not only will you spasm like crazy, but you'll be chilled for hours afterward.
    in winter i wear a neoprene diver's cap, light nylon wetsuit and water shoes to walk in the pool, i look like the creature from the black lagoon, but so what? the rest of year i always wear a rashguard shirt,a hat and water shoes to conserve body heat, even when the air temps are hot.
    even though there's some extra effort required to get in the water, if conditions are right, it is such an invigorating and pleasant change from being in a chair or bed, and the water resistance helps with circulation, edema, and makes you feel as though you had a massage afterward.
    your breathing is deeper, it feels good, it's wonderful!
    Last edited by Crashbang; 09-09-2011 at 09:55 AM.

  7. #17
    since when did floating on your back = swimming? i'm a C-7 and can swim easily, on top of and underwater. here's the trick: you have to move your arms!!! lol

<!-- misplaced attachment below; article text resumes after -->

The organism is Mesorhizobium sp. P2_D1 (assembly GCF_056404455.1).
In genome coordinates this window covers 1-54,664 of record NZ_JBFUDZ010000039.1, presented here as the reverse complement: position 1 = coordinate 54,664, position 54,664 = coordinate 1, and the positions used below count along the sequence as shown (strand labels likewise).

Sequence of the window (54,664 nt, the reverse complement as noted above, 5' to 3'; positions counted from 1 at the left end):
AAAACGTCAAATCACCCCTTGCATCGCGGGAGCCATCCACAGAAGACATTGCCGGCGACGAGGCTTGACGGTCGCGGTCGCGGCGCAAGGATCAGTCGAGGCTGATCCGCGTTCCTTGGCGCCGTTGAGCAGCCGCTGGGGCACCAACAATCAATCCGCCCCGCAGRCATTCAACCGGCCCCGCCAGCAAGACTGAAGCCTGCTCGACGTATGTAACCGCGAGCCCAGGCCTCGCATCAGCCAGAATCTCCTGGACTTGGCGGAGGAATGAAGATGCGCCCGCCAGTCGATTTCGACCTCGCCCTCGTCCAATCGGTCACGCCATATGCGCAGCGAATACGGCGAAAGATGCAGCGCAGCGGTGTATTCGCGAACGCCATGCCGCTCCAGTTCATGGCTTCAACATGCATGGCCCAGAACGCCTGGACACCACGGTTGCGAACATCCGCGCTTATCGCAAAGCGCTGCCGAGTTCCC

only requires a tiny bit of arm muscle to be able to stay afloat on your back by propelling yourself. forget about this back-floating business.

  8. #18
    I don't have any problems swimming, I even use my legs. But I swim breast stroke, strange name, because that is the way we learn to swim here. I can swim on my back too.
    TH 12, 43 years post

  9. #19
    I had to practice a lot, so I could relax enough to float. I swim like I walk-badly, non-functionally. It would help if I didn't have a claw for a rt hand. I can sit-ski w/ life jacket, scuba dive w/ bc vest. Swim in a gym w/ goggles and snorkel, you'll get it.